Where Obama and his predecessors once dealt with a single all-powerful figure - ousted strongman President Hosni Mubarak - the White House is now gingerly trying to persuade unpopular, but democratically elected, President Mohamed Morsi and Egypt's military to strike a political deal, all without alienating millions of Egyptians protesting in the streets.
Egypt's size and leading position in the Arab world mean its political course will be felt throughout the region, where the United States is already struggling to stem Islamist militants and sectarian strife.
But Obama has not forged close ties to Morsi, and has been criticized for what is widely seen as his standoffish approach to Egypt's attempts to solidify its democracy.
Now that Egypt looks to be on the brink of chaos, an immediate challenge for Washington is how to sway the country's armed forces, which have given Morsi until Wednesday to agree on power-sharing with other political forces, warning it would set out its own roadmap for the country's future if he did not.
A military coup against Morsi and his crumbling government would seriously undermine Obama's promotion of democracy in the Middle East and could lead to a cutoff in US military aid to Egypt.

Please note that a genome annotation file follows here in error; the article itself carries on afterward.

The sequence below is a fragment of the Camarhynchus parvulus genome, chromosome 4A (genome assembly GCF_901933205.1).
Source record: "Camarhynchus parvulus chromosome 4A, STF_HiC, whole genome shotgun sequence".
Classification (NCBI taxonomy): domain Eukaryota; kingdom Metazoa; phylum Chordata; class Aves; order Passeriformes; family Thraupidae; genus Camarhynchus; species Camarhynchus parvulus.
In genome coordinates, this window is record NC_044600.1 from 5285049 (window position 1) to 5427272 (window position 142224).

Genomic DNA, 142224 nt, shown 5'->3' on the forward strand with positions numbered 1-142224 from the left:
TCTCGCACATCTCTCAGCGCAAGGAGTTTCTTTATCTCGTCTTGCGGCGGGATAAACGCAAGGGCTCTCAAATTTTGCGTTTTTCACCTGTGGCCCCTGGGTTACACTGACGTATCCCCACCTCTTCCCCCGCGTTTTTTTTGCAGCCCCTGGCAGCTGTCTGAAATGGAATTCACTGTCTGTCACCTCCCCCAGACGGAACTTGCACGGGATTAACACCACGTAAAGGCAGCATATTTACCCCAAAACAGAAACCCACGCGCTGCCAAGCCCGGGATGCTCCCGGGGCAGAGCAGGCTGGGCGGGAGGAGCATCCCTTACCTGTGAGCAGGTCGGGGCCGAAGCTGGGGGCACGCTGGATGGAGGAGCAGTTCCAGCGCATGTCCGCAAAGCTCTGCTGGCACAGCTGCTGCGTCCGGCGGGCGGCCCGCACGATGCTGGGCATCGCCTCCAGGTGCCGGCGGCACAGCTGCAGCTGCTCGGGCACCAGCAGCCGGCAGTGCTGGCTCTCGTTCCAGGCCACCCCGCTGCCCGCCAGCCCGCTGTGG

The United States relied heavily on its ties with Egypt's top military officers, forged through decades of joint training, military schooling in the United States and US military aid, to guide the country to free elections when protesters poured into Cairo's Tahrir Square in early 2011 demanding Mubarak's ouster.
The armed forces eventually sided with the protesters, hastening Mubarak's downfall. The difference this time is that Morsi was democratically elected in a process backed by Washington.
US influence with the Egyptian military is greatest on regional security matters, such as Egypt's peace treaty with Israel.
Underlying the importance for Washington of keeping ties to Egypt's military, Secretary of State John Kerry in May quietly approved $1.3 billion in military assistance, despite the country's failure to meet democracy standards set by the US Congress.
To do so, Kerry waived a US legal requirement that he certify the Egyptian government "is supporting the transition to civilian government, including holding free and fair elections, implementing policies to protect freedom of expression, association and religion, and due process of law."
"Nobody should be under the illusion that simply because we give $1.3 billion of weapons and training support to the Egyptian military that we can control them in any way when it comes to internal politics and the internal security situation," said Brian Katulis at the Center for American Progress, a Washington-based think tank.
Army General Martin Dempsey, chairman of the US Joint Chiefs of Staff, spoke by telephone this week with Egypt's army chief of staff, Lieutenant General Sedki Sobhi, a US defense official said.
Details of that conversation were not released, and it is unclear whether Dempsey or other top US officials have explicitly warned the Egyptian military against mounting a coup.
Obama, Kerry and other US leaders have not publicly criticized the army's ultimatum.